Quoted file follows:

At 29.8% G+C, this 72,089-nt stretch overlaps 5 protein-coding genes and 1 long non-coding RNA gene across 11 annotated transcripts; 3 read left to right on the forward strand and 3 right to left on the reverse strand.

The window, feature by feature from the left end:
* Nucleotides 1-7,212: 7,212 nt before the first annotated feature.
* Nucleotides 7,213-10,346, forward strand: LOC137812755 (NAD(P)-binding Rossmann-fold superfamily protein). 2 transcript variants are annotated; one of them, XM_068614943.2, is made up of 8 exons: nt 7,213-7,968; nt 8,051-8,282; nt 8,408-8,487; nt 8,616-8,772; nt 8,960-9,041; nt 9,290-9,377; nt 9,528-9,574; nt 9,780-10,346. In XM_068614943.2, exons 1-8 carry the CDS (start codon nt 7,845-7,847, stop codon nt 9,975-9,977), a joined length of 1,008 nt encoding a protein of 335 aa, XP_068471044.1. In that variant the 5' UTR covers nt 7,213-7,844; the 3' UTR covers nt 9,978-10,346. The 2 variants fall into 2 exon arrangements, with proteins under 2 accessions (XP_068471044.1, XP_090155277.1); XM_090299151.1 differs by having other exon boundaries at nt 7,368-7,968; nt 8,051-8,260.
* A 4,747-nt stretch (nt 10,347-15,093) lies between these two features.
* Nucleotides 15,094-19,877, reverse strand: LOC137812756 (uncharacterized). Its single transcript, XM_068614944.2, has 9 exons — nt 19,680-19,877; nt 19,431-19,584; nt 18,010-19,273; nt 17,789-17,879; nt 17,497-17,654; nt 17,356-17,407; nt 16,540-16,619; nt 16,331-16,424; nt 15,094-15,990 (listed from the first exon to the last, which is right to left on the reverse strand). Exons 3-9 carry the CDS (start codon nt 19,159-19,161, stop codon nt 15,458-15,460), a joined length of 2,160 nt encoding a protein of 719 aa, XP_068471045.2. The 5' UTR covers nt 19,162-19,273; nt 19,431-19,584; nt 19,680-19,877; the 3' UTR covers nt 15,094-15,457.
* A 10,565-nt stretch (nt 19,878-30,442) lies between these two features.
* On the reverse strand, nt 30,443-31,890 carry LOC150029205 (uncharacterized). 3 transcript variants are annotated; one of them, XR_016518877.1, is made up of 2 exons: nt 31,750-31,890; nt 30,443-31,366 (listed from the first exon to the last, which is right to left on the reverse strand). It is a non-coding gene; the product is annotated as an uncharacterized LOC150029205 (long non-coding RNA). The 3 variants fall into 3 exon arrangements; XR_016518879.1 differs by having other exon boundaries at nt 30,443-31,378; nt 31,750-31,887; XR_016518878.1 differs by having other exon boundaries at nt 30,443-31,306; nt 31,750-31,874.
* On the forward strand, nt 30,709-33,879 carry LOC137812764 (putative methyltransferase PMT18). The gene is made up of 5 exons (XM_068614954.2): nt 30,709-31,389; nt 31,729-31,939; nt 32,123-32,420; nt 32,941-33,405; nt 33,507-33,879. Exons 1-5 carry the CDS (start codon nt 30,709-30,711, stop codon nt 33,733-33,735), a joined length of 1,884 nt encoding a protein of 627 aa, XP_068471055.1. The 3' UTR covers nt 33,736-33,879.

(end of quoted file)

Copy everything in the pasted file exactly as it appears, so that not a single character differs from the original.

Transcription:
At 29.8% G+C, this 72,089-nt stretch overlaps 5 protein-coding genes and 1 long non-coding RNA gene across 11 annotated transcripts; 3 read left to right on the forward strand and 3 right to left on the reverse strand.

The window, feature by feature from the left end:
* Nucleotides 1-7,212: 7,212 nt before the first annotated feature.
* Nucleotides 7,213-10,346, forward strand: LOC137812755 (NAD(P)-binding Rossmann-fold superfamily protein). 2 transcript variants are annotated; one of them, XM_068614943.2, is made up of 8 exons: nt 7,213-7,968; nt 8,051-8,282; nt 8,408-8,487; nt 8,616-8,772; nt 8,960-9,041; nt 9,290-9,377; nt 9,528-9,574; nt 9,780-10,346. In XM_068614943.2, exons 1-8 carry the CDS (start codon nt 7,845-7,847, stop codon nt 9,975-9,977), a joined length of 1,008 nt encoding a protein of 335 aa, XP_068471044.1. In that variant the 5' UTR covers nt 7,213-7,844; the 3' UTR covers nt 9,978-10,346. The 2 variants fall into 2 exon arrangements, with proteins under 2 accessions (XP_068471044.1, XP_090155277.1); XM_090299151.1 differs by having other exon boundaries at nt 7,368-7,968; nt 8,051-8,260.
* A 4,747-nt stretch (nt 10,347-15,093) lies between these two features.
* Nucleotides 15,094-19,877, reverse strand: LOC137812756 (uncharacterized). Its single transcript, XM_068614944.2, has 9 exons — nt 19,680-19,877; nt 19,431-19,584; nt 18,010-19,273; nt 17,789-17,879; nt 17,497-17,654; nt 17,356-17,407; nt 16,540-16,619; nt 16,331-16,424; nt 15,094-15,990 (listed from the first exon to the last, which is right to left on the reverse strand). Exons 3-9 carry the CDS (start codon nt 19,159-19,161, stop codon nt 15,458-15,460), a joined length of 2,160 nt encoding a protein of 719 aa, XP_068471045.2. The 5' UTR covers nt 19,162-19,273; nt 19,431-19,584; nt 19,680-19,877; the 3' UTR covers nt 15,094-15,457.
* A 10,565-nt stretch (nt 19,878-30,442) lies between these two features.
* On the reverse strand, nt 30,443-31,890 carry LOC150029205 (uncharacterized). 3 transcript variants are annotated; one of them, XR_016518877.1, is made up of 2 exons: nt 31,750-31,890; nt 30,443-31,366 (listed from the first exon to the last, which is right to left on the reverse strand). It is a non-coding gene; the product is annotated as an uncharacterized LOC150029205 (long non-coding RNA). The 3 variants fall into 3 exon arrangements; XR_016518879.1 differs by having other exon boundaries at nt 30,443-31,378; nt 31,750-31,887; XR_016518878.1 differs by having other exon boundaries at nt 30,443-31,306; nt 31,750-31,874.
* On the forward strand, nt 30,709-33,879 carry LOC137812764 (putative methyltransferase PMT18). The gene is made up of 5 exons (XM_068614954.2): nt 30,709-31,389; nt 31,729-31,939; nt 32,123-32,420; nt 32,941-33,405; nt 33,507-33,879. Exons 1-5 carry the CDS (start codon nt 30,709-30,711, stop codon nt 33,733-33,735), a joined length of 1,884 nt encoding a protein of 627 aa, XP_068471055.1. The 3' UTR covers nt 33,736-33,879.